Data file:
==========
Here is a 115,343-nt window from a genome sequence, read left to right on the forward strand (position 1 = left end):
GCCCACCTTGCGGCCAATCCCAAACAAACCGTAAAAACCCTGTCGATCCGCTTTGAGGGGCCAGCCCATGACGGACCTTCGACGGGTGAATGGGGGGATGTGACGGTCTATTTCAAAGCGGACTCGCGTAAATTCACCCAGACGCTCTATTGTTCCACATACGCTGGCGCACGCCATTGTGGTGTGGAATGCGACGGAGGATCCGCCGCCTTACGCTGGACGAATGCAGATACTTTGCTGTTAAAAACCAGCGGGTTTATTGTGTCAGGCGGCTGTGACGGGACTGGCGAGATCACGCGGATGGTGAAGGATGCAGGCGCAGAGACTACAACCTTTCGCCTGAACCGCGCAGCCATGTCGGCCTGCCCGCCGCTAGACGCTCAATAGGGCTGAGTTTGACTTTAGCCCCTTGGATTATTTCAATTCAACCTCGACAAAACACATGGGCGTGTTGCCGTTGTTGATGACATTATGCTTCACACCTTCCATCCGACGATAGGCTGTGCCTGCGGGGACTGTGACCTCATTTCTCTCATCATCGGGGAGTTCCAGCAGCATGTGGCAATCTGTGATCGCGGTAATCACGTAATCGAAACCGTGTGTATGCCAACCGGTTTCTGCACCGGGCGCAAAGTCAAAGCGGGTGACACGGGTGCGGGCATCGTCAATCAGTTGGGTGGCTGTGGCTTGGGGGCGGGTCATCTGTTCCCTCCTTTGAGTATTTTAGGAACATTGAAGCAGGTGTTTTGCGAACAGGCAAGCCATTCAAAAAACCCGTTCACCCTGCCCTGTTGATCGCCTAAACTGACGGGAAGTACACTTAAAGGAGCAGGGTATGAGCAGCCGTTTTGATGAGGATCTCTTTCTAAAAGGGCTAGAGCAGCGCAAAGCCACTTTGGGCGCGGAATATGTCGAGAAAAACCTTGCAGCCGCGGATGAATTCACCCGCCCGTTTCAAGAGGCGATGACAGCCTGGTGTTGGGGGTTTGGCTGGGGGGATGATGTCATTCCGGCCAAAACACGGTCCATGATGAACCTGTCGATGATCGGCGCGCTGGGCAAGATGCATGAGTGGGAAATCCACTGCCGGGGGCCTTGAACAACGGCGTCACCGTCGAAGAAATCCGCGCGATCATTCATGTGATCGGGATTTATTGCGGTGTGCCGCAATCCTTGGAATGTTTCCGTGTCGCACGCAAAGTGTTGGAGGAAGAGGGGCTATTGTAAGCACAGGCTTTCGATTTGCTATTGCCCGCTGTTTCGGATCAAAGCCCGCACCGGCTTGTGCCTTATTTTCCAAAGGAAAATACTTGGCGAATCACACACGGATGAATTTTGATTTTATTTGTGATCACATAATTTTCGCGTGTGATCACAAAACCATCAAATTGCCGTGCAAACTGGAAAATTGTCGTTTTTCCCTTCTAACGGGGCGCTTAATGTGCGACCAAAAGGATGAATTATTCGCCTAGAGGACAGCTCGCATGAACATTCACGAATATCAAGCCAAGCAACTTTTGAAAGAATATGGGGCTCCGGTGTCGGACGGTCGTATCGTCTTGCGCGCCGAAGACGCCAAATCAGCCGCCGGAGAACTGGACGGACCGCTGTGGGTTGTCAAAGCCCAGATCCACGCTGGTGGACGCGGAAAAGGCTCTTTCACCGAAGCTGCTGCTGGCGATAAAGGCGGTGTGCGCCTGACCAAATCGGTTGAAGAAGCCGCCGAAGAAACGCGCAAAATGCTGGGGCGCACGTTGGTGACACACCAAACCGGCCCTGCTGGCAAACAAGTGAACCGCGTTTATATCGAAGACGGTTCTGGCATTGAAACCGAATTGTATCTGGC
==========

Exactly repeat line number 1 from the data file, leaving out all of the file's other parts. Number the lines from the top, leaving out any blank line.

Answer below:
Here is a 115,343-nt window from a genome sequence, read left to right on the forward strand (position 1 = left end):